Unless you have been living under a rock, it is highly probable you have seen a news program or read an article on the topic of increasing costs of college tuition. It seems that a lot of the coverage focuses on the associated student debt and the concerns that surround it, but little attention is paid to the incomes that graduates with Bachelor's Degrees actually earn. When discussing this topic in the office not too long ago, I was inspired to look at the empirical data. Here are some of the differences between 1984 and 2014.
It should be no surprise that cost of education rose over the 30 year period, what is startling is the pace at which it grew. The average cost of a Bachelor's degree grew at a pace that far exceeded inflation over the same period.
In 1984, the average cost of a four-year degree including tuition, fees, room, and board totaled $18,252. Over the next 30 years, inflation averaged 2.8% a year. If we inflate the cost of that education to today’s dollars, the cost should be $41,890, but in 2014, the average cost of a four-year degree program was $86,912. That’s a remarkable 476% increase, put another way the cost of education outpaced inflation by a whopping 207%!
At this point, I would like to add some perspective regarding the income for a group of workers in 2014 and compare them to the comparable group of workers 30 years earlier in 1984.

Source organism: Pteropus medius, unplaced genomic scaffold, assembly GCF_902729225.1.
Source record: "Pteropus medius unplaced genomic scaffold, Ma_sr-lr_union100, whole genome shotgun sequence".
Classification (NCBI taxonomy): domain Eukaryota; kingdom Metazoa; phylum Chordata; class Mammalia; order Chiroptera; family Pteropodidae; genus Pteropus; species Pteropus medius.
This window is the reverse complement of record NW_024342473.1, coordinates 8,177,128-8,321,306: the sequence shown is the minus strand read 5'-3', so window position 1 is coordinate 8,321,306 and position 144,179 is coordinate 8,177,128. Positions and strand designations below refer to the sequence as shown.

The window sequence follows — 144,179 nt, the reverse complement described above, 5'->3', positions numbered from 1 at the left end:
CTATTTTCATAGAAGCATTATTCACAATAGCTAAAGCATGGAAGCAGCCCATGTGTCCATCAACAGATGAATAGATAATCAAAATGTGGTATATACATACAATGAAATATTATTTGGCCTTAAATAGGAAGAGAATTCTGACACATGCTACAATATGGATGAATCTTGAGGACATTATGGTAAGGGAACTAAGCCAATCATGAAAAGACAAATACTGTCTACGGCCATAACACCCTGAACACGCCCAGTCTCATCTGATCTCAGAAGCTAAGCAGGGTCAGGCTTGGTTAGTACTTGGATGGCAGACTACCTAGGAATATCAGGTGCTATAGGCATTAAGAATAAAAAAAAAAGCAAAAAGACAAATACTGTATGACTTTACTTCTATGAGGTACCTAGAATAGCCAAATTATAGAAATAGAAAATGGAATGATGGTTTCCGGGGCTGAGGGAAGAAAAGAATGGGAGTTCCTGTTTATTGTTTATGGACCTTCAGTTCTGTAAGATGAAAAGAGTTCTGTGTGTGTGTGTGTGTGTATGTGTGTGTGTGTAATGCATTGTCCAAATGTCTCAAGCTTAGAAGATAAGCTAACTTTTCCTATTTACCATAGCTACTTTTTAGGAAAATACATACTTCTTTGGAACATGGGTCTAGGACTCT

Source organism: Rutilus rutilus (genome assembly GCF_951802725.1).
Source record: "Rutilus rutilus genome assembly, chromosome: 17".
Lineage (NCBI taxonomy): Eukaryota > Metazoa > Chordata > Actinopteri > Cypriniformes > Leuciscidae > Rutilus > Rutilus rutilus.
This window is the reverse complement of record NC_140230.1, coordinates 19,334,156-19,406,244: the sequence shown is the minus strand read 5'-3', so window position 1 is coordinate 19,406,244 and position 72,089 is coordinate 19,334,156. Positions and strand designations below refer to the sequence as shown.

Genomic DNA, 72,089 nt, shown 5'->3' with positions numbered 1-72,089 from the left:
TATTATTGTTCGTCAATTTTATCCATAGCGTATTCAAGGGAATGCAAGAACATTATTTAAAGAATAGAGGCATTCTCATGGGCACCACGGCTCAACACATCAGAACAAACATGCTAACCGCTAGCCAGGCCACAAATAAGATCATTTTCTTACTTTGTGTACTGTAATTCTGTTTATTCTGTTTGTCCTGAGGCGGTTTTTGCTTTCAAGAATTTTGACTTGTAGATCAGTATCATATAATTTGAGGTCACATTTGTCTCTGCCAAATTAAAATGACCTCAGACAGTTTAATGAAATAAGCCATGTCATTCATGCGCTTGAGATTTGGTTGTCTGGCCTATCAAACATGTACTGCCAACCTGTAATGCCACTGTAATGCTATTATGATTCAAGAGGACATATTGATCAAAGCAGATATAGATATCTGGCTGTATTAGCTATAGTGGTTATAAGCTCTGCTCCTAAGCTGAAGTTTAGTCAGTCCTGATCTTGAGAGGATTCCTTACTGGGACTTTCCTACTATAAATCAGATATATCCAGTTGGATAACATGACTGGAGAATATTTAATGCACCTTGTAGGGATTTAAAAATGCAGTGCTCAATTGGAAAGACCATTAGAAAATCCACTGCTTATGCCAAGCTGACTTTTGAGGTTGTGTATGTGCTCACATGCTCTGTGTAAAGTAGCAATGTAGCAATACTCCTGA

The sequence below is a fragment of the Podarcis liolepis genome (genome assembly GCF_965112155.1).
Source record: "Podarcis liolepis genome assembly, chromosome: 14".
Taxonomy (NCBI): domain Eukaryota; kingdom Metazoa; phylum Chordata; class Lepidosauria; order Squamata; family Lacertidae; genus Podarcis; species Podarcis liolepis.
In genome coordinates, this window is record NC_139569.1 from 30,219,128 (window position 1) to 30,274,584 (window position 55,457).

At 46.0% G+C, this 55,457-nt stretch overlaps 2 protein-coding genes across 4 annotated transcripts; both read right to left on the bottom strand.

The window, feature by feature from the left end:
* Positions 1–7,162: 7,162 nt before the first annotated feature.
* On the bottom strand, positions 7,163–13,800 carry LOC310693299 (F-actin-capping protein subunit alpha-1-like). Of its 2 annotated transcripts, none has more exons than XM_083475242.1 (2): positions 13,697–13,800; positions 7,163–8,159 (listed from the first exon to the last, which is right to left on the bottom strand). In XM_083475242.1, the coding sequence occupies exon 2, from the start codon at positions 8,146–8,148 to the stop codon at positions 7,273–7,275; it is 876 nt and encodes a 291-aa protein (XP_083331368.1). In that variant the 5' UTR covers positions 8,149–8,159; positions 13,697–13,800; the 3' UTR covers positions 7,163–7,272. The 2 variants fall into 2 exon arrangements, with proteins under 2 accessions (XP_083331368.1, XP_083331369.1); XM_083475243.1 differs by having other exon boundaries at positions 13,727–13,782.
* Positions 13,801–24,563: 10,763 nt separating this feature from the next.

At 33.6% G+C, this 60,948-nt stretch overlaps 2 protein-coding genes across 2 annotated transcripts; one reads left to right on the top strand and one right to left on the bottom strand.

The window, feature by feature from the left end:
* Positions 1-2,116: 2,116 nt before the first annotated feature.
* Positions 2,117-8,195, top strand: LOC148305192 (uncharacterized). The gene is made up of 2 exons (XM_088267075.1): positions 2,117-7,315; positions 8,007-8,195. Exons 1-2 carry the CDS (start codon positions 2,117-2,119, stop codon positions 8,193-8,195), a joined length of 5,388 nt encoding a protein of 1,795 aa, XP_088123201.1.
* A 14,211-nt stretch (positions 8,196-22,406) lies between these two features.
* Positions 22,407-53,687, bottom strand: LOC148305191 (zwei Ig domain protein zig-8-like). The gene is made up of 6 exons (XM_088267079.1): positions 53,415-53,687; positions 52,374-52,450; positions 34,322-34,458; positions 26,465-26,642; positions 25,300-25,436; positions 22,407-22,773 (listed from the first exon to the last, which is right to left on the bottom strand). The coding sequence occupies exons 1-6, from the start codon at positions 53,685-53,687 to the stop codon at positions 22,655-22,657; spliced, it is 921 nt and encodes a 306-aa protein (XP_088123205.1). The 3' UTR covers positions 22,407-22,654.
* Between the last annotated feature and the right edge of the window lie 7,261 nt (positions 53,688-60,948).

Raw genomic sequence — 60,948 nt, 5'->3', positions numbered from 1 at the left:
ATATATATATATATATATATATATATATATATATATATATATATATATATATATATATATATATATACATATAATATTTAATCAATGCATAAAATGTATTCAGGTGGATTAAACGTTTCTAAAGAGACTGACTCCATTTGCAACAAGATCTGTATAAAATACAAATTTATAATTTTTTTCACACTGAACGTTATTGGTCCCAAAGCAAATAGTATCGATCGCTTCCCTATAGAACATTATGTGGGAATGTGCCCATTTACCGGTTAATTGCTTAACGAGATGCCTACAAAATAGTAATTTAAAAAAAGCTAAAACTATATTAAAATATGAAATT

In 1984, the average income for college graduates aged 23-31 was $31,969. In 2014, the average income for the same group was $49,900. The inflation-adjusted income would be $73,386 in 2014 dollars. To compare these two income figures, consider this: the purchasing power that is associated with the 2014 group is only 68% of the purchasing power of the 1984 group.
In 1984, the total cost of a Bachelor's Degree represented 57% of the average annual salary a worker with that degree could expect to earn. In 2014, the total cost of a Bachelor's Degree represented 174% of the average annual salary a worker with that degree could expect to earn.
The costs of education have risen at a rapid pace, and indications show that this trend is continuing. What I find concerning is that the incomes associated with a Bachelor's Degree have not kept up with the rise in the education costs, but declined on an inflation-adjusted basis.
I find it hard to believe that this trend can continue for another 30 years, markets (whether it be stock, bond, labor, or education) experience corrections from time to time. I would expect to see a correction of some variety in the realm of college education in my lifetime. What will be the trigger? Who knows! It could come as a result of governmental policy changes, issues with the student debt market, or a gradual societal shift away from the current norm, etc.
I am confident that advanced education will remain a valuable experience worth pursuing in some fashion, however, we must take a moment to consider how the world is changing. Change is always on the horizon, we live in constantly evolving society, predicting the future is uncertain but this is no excuse to avoid planning for your own. It is our job to develop, implement and monitor our clients’ financial plans so that we can help them achieve their goals. Whether we see these changes soon or many years from now, the purpose of financial planning remains the same: identify your goals, develop a plan, follow the plan, and adapt when necessary.
Thanks for taking a look!